Project description:To gain insight into wasp factors that might be involved in the initial induction of galls on woody plants, we performed high throughput (454) transcriptome analysis of ovaries and venom glands of two cynipid gall wasps, Biorhiza pallida and Diplolepis rosae, inducing galls on oak and rose, respectively. De novo assembled and annotated contigs were compared to sequences from phylogenetically related parasitoid wasps. The relative expression levels of contigs were estimated to identify the most expressed gene sequences in each tissue. We identify for the first time a set of maternally expressed gall wasp proteins potentially involved in the interaction with the plant. Some genes highly expressed in venom glands and ovaries may act to suppress early plant defense signaling. We also identify gall wasp cellulases that could be involved in observed local lysis of plant tissue following oviposition, and which may have been acquired from bacteria by horizontal gene transfer. We find no evidence of virus-related gene expression, in contrast to many non-cynipid parasitoid wasps. By exploring gall wasp effectors, this study is a first step toward understanding the molecular mechanisms underlying cynipid gall induction in woody plants, and the recent sequencing of oak and rose genomes will enable study of plant responses to these factors.
Project description:The relationship between parasitoid wasps and polydnaviruses constitutes one of the few known mutualisms between viruses and eukaryotes. Viral particles are injected with the wasp eggs into parasitized larvae, and the viral genes thus introduced are used to manipulate lepidopteran host physiology. The genome packaged in the particles is composed of 35 double-stranded DNA (dsDNA) circles produced in wasp ovaries by amplification of viral sequences from proviral segments integrated in tandem arrays in the wasp genome. These segments and their flanking regions within the genome of the wasp Cotesia congregata were recently isolated, allowing extensive mapping of amplified sequences. The bracovirus DNAs packaged in the particles were found to be amplified within more than 12 replication units. Strikingly, the nudiviral cluster, the genes of which encode particle structural components, was also amplified, although not encapsidated. Amplification of bracoviral sequences was shown to involve successive head-to-head and tail-to-tail concatemers, which was not expected given the nudiviral origin of bracoviruses.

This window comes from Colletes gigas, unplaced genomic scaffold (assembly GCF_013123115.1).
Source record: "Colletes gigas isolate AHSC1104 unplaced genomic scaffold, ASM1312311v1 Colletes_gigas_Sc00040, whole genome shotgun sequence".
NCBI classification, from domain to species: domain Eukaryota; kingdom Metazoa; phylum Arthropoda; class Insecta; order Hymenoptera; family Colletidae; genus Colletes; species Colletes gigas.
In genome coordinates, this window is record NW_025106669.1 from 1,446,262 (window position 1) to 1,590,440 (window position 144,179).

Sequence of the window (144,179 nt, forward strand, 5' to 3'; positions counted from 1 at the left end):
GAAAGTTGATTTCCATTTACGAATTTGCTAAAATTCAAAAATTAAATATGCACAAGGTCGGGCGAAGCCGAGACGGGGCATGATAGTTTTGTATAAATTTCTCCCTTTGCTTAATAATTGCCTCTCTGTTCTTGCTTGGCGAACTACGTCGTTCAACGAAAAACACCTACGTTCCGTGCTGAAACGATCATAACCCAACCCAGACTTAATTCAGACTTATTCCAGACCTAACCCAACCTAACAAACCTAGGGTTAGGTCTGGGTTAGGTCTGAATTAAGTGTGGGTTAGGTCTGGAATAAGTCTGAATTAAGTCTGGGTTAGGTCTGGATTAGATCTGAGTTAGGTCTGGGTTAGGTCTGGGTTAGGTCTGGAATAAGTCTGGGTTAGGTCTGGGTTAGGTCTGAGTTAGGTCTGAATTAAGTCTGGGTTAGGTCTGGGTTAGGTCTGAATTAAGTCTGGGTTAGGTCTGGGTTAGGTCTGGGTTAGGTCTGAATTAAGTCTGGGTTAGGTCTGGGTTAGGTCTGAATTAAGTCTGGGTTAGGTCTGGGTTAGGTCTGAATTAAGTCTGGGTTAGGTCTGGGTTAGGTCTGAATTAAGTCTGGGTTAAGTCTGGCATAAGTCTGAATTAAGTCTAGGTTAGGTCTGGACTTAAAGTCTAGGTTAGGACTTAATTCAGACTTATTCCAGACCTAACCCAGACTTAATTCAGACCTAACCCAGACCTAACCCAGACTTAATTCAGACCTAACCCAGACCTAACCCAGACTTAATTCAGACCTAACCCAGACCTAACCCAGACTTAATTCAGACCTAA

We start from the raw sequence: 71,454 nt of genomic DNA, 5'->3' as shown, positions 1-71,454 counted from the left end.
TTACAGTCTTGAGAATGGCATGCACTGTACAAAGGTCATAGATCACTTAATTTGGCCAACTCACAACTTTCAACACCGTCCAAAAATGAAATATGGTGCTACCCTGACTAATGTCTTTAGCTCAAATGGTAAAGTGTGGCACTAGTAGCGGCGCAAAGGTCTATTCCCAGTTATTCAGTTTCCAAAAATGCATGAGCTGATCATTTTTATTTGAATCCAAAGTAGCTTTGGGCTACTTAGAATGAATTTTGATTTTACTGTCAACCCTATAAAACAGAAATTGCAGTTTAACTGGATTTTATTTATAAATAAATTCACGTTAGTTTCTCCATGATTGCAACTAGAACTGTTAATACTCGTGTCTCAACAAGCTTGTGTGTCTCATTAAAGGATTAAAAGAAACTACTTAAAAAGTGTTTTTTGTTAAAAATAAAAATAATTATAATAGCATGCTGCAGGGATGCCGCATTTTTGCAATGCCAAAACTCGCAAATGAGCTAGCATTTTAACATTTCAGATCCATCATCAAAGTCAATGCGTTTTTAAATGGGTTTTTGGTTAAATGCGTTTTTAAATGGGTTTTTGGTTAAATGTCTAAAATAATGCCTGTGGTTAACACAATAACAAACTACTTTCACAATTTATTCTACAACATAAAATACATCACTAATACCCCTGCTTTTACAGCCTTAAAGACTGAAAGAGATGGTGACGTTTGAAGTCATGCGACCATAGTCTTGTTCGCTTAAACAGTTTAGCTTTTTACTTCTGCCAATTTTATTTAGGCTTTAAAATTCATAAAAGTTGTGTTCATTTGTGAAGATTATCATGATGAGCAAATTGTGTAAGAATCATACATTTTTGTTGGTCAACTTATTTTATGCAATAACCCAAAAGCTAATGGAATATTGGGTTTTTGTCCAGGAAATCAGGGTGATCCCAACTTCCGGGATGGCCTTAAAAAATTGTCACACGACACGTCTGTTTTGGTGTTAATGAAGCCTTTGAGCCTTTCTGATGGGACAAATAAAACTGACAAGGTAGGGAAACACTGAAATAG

Project description:Polydnaviruses are essential components mediating host-parasitoid relationships between some braconid wasps and their caterpillar hosts largely by suppressing or misdirecting the host immune systems. The polydnavirus-wasp relationship is an unusual apparent mutualism between viruses and eukaryotes and remarkably has evolved to the stage where the two entities no longer can be considered separate. Estimations of the age of the polydnavirus-bearing clade of braconid wasps based on separate calculations from the mitochondrial 16S rRNA and COI genes and the nuclear 28S rRNA gene, calibrated using fossil data, converge to indicate a date of origin of approximately 73.7 +/- 10 million years ago. This range provides an upper bound on the time during which these wasps and viruses have been functionally associated.